Placing White Phosphorus in Proper Context

For example, phosphorus is used to manufacture phosphates which are again used to manufacture fertilizers. Therefore, white phosphorus is itself used as a source for this important material for industrial and military usage. White phosphorus may occur in nature naturally, but only in very small amounts. So the main sources of this material involve human agency and chemical reactions related to metallurgy. White phosphorus consists of tetrahedral phosphorus molecules. White phosphorus, P4, is produced by reducing apatites Ca5(PO4)3(OH,F,Cl) with high fluoride contents (fluoroapatites: gt.30% P2O5 by weight:2.3-4.8% F, traces of Al, F, Mg, lanthanoids, U, carbonates etc.) with charcoal and quartzite in an electric furnace at 1400-1500oC (Inorganic Chemistry 2001, p. 678). On reaction with quartz sand at high temperatures, the apatites’ calcium oxide part from calcium phosphate gives calcium silicate, while the phosphate part is transformed into P2. With fall of temperature, this P2 dimerises and gives rise to P4. This P4, that is white phosphorus, is extremely reactive in chemical sense and can burn spontaneously even in the presence of normal or below normal level oxygen in the air at room temperatures (Inorganic Chemistry 2001. Felton 1982). …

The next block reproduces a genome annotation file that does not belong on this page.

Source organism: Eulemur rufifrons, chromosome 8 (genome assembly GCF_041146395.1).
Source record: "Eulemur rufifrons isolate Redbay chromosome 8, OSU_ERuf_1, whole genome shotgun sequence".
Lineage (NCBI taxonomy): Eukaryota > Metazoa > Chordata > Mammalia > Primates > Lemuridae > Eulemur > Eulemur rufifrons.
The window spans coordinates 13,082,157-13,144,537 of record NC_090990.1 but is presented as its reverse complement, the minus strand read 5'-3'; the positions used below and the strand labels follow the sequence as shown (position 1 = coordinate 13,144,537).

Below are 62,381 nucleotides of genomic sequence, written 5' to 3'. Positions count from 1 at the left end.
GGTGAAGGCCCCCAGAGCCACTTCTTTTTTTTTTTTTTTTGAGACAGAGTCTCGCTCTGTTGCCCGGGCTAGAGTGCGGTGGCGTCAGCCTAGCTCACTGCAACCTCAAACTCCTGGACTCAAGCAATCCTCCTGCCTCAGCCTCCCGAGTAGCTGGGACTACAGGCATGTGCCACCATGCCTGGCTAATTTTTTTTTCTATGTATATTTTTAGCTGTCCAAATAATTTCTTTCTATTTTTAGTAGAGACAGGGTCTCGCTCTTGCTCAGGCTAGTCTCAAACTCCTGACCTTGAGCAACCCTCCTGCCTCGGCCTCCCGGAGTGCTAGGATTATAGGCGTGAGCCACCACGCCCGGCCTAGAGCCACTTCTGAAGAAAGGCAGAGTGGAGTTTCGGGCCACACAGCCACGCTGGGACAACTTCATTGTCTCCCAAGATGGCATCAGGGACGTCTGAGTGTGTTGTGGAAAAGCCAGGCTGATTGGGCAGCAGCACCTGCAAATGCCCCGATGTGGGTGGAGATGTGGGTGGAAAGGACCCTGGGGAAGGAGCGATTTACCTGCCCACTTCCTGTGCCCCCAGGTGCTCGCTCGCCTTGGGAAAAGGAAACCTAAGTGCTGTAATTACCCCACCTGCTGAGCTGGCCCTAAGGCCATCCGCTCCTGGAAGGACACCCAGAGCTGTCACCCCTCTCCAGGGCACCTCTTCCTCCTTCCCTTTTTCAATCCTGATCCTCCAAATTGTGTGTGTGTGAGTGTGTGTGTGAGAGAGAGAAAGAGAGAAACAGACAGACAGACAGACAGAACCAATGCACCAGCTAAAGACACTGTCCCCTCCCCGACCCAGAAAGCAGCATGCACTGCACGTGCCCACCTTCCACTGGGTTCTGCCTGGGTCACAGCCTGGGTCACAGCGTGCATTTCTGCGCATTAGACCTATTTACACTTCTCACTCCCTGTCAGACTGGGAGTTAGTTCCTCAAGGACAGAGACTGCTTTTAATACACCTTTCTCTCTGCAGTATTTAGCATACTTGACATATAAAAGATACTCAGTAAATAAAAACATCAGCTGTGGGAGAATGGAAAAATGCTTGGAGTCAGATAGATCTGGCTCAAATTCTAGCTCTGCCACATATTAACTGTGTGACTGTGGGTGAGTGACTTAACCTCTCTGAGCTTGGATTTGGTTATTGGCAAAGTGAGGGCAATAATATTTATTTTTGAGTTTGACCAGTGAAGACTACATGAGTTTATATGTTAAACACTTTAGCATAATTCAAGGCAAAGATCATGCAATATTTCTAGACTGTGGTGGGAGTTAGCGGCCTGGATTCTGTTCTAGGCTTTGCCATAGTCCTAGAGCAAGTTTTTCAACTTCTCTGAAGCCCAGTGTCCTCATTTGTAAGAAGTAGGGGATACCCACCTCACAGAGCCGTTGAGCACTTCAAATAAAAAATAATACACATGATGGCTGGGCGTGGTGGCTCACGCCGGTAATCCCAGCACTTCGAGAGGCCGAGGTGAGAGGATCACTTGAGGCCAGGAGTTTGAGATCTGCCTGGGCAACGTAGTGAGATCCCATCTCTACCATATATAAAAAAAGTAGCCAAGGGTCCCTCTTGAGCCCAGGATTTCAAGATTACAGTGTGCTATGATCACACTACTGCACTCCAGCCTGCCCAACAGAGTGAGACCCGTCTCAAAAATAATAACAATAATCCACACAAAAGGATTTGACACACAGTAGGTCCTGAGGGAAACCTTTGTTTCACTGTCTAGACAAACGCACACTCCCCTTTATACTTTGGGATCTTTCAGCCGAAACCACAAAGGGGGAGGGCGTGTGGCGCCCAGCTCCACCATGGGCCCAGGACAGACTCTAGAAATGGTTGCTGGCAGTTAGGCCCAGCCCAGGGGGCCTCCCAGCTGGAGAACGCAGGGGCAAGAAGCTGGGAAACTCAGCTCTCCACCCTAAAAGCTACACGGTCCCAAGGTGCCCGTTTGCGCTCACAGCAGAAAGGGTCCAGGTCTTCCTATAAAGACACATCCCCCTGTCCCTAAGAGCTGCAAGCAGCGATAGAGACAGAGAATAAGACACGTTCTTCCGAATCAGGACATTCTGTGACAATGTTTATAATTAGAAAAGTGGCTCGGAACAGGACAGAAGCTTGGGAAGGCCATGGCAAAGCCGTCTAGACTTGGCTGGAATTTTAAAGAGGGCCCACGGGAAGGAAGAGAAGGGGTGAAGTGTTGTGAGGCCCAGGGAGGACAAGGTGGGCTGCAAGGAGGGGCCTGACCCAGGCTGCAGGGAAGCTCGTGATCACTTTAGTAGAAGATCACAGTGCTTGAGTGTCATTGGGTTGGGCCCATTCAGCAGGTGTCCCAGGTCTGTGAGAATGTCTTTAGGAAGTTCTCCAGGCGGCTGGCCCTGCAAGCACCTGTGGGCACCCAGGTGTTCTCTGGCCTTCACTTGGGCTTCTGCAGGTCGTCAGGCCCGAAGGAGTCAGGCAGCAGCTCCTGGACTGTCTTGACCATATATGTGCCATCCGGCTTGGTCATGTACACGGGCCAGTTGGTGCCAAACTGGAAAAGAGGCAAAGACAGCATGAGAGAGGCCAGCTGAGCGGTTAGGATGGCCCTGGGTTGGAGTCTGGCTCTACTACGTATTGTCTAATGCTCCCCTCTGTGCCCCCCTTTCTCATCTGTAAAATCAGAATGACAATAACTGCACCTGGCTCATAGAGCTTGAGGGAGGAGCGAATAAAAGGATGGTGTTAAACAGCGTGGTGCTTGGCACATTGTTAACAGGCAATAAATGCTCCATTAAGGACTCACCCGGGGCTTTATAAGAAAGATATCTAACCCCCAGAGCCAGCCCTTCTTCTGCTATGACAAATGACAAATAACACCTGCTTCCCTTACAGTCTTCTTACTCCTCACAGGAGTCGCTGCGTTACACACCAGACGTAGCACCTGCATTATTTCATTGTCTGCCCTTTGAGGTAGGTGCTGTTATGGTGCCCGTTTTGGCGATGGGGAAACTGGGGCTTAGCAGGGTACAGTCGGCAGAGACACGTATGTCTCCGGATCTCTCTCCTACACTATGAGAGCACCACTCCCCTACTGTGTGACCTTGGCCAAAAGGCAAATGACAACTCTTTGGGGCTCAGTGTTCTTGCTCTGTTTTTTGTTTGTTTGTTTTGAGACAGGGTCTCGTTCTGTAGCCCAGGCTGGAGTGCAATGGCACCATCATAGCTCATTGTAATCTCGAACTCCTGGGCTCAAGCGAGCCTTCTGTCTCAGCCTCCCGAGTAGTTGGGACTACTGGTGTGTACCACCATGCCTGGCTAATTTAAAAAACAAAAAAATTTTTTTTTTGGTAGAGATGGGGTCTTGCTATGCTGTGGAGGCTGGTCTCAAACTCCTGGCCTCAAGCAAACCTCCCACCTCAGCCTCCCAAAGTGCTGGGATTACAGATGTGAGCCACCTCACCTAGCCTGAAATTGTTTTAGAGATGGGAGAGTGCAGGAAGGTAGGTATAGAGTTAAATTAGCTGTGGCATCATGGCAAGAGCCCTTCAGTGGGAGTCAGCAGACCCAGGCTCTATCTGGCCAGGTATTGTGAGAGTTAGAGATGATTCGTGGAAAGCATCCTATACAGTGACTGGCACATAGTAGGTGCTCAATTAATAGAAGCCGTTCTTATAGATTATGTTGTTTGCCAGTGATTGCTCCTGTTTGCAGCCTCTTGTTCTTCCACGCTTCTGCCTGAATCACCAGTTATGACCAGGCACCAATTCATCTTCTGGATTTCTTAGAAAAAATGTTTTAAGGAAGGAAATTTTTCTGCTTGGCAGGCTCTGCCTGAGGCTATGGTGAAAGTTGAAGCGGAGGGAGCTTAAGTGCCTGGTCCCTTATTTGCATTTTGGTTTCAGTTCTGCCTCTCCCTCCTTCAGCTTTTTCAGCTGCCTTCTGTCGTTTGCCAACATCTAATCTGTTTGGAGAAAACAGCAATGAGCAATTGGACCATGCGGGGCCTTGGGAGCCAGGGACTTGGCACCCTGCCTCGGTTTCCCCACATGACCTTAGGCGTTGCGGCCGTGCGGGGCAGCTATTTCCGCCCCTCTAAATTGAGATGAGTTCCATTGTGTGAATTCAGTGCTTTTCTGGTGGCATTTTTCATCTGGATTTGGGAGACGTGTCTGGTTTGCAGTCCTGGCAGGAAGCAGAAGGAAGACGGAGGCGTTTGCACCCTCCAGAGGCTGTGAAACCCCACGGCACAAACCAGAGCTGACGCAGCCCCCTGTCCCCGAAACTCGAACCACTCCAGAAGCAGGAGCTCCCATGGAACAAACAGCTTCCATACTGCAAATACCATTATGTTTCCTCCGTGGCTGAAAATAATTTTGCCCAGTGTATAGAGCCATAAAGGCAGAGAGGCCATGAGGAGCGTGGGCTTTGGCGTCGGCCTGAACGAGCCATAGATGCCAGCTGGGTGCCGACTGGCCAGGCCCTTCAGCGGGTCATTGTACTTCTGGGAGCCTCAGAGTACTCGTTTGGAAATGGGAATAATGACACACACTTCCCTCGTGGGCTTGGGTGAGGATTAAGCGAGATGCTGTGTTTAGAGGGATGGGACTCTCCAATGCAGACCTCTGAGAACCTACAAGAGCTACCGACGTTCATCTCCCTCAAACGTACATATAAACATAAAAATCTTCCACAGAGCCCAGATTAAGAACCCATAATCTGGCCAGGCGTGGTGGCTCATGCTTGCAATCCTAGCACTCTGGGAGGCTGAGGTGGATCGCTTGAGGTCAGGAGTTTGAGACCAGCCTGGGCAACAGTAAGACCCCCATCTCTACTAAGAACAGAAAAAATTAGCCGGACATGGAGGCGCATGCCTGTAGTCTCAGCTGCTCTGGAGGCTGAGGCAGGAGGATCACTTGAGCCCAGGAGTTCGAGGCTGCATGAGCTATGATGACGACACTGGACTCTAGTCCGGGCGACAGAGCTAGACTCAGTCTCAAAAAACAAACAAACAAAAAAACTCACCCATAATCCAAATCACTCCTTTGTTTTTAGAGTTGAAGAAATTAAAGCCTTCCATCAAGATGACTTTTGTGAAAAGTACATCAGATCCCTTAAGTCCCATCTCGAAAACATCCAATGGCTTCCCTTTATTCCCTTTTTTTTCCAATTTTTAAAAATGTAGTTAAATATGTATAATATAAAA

(Inorganic Chemistry 2001). Felton (1982), however, pointed out that the problem of phosphorus poisoning due to industrial usage of P4 had been eradicated by the middle of 20th century, particularly when ammunition industries declined following the World Wars. Therefore, in the modern times, white phosphorus is generally deliberately delivered during times of battles and military tensions. In that case, a military power can use aircrafts for detonating bomb shells containing the material a little above a targeted civilian area or enemy camp. Phosphorus bombs have been used as incendiary devices in several recent wars including those between NATO and Iraq, Israel and Lebanon, etc. (Human Rights Watch 2009) The context of chemical properties: White phosphorus cannot be artificially obtained without metallurgical knowledge and infrastructure, since it is produced by reducing apatites (ore of calcium phosphate) to P2 molecules at high temperatures and this P2 dimerises to P4 when cooled. The material is highly reactive, and in fine granule state it may get spontaneously ignited in the presence of room temperature air. In a more compact, solidified form, ignition would occur when temperatures are raised above 50oC. Molten state white phosphorus under water may burn if oxygen gas is supplied into the water by a tube. It happens so since the material has high chemical affinity with oxygen. Therefore, the material shows reactivity even in moist air giving rise to various acids of phosphorus. About 3000 kJ of heat per mole is released when white phosphorus is oxidised to phosphorus pentoxide. (See Inorganic Chemistry 2001, p. 683) The context of multiple risks: Chemical properties of

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